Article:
Though President Obama has promised to veto the bill if it passes through the Senate, the Los Angeles Times reports that Republican leadership will consider including the measure in a spending bill necessary to avoid a government shutdown.

This action is just the latest incident in a stream of anti-refugee rhetoric  that has flooded the country following the terrorist attacks last week in Paris. For example, more than half of U.S. governors have said they would refuse to accept Syrian refugees.  Though they don’t have the authority to outright ban refugees, as Vox reports, they have the capability to “make their lives miserable” through withholding state funds to facilitate the assimilation process.

Now, it appears the Republican Congress (and 50 Democrat defectors) are manipulating these fears to further promote an anti-immigrant, anti-refugee and anti-Islam agenda.

I, like many other able-minded  individuals, am struggling to understand the reasoning behind the outright vitriol against refugees — people that are trying to escape the very terror the anti-refugee groups purport they could bring. Republicans warn the current process isn’t stringent enough to weed out terrorists, but let’s look at the facts. The current process can take 24 months and involves numerous background checks and interview with both UN and US agencies. Would this really be the option of choice for terrorists? The facts point to a resounding “no,” as most terrorist are either born in the country or enter here illegally. The Migration Policy Institute makes it clear that terrorism is not a viable reason for refusing refugees.

The United States has resettled 784,000 refugees since September 11, 2001. In those 14 years, exactly three resettled refugees have been arrested for planning terrorist activities—and it is worth noting two were not planning an attack in the United States and the plans of the third were barely credible.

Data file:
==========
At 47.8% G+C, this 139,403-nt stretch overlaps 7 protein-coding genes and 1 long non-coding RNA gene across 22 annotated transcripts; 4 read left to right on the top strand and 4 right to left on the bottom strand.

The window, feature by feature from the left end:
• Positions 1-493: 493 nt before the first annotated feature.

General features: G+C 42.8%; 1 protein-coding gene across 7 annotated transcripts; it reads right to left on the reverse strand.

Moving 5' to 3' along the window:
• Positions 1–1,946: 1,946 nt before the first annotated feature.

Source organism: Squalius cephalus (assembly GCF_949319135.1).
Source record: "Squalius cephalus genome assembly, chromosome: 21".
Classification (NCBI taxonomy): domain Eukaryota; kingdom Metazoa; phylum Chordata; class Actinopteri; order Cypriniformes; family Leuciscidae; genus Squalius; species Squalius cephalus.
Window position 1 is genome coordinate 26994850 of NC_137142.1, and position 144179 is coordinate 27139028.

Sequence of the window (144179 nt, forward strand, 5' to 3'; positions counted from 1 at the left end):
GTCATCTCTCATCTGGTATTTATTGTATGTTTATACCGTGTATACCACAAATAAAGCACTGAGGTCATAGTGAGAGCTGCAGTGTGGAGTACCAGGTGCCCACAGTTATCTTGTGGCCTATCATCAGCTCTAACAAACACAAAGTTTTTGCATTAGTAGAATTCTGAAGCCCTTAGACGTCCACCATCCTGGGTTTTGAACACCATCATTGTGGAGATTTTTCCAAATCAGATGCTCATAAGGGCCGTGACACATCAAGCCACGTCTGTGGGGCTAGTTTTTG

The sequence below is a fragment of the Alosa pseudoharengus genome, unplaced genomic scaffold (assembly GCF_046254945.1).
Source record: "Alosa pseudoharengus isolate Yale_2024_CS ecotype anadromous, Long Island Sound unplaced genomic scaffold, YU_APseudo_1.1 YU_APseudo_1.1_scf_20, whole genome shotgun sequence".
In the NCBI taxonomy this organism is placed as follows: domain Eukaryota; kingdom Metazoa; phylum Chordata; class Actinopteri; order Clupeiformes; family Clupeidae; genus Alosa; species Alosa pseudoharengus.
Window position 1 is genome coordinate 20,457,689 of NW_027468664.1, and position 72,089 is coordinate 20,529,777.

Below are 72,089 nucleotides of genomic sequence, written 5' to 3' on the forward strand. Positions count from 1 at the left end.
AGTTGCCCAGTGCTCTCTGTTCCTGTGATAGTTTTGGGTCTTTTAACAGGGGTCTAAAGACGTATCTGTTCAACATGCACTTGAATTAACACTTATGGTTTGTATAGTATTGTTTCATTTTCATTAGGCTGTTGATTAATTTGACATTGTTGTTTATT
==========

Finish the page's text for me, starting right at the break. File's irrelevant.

The White House’s current plan is admit at least 10,000 Syrian refugees to the U.S. next year, small when compared to the Germany’s already accepted 900,000 since January. And yet, the plan is still vehemently opposed by the House majority.

Should we really be repeating the mistakes of the past? Have we learned nothing from our chilling response to Jewish refugees in World War II? Let us not forget that atone  point this country literally turned away a boat of 900 German Jews parked on America’s shore, and opposing legislation to accept 20,000 Jewish refugees.

But it seemed we had learned from those evils, and in the 70 plus years since then, the country had all signs pointing to being pro-refugee. The United States now houses more than half  of all refugees who have  permanently resettled since World War II.

But the War on Terror has incited new fears in much of the country, and unfortunately that fear has been wrongly tagged onto the refugee. If past mistakes proves anything, it is that now is a defining moment for America to be on the right side of history. We should accept the refugees, not send them back into the clutches of terror that we too, are fighting to eradicate.



The Tribune Should Keep Its Hands Out of Orange County

oc register word pressWhen the Los Angeles Times’ parent company Tribune Publishing purchased the San Diego Union-Tribune this past summer, the Orange County Register was left in the middle, waiting to get squeezed out.

Now, it looks like Tribune is prepping the juicer. After the Register’s owner Freedom Communications filed for bankruptcy protection in early November, Tribune has been quick to offer a $3 million loan for the paper to finance its operations during bankruptcy. It was a rather overt indication that the Tribune is hot to trot on bidding for the Register, and ultimately build a print media monopoly in Southern California.

Well, if that happens, you can bet that bankruptcy will be just the first step in a long line of plagues to crush the Register’s heart and soul into a grimy pulp.

When I worked at the Register this past summer, there was an unabashed spirit of optimism in the newsroom. The preceding year and a half of executive tyranny by a bumbling CEO  had finally ended in his resignation last March, and the end of spring into summer brought a fresh wave of hope to Santa Ana. The paper had doubled down on their local coverage with a distribution of weeklies for specific cities supplementing the main product, and reporters were being hired, not fired. New CEO Rich Mirman went from an average investor to a hands-on mainstay in the newsroom, and the company was (and is) on track to turn a profit in 2015. Newsroom leadership touted the Register as the country’s largest “community newspaper,” holding a subscription base of 250,000 while focusing on hyperlocal issues relevant to Orange County residents.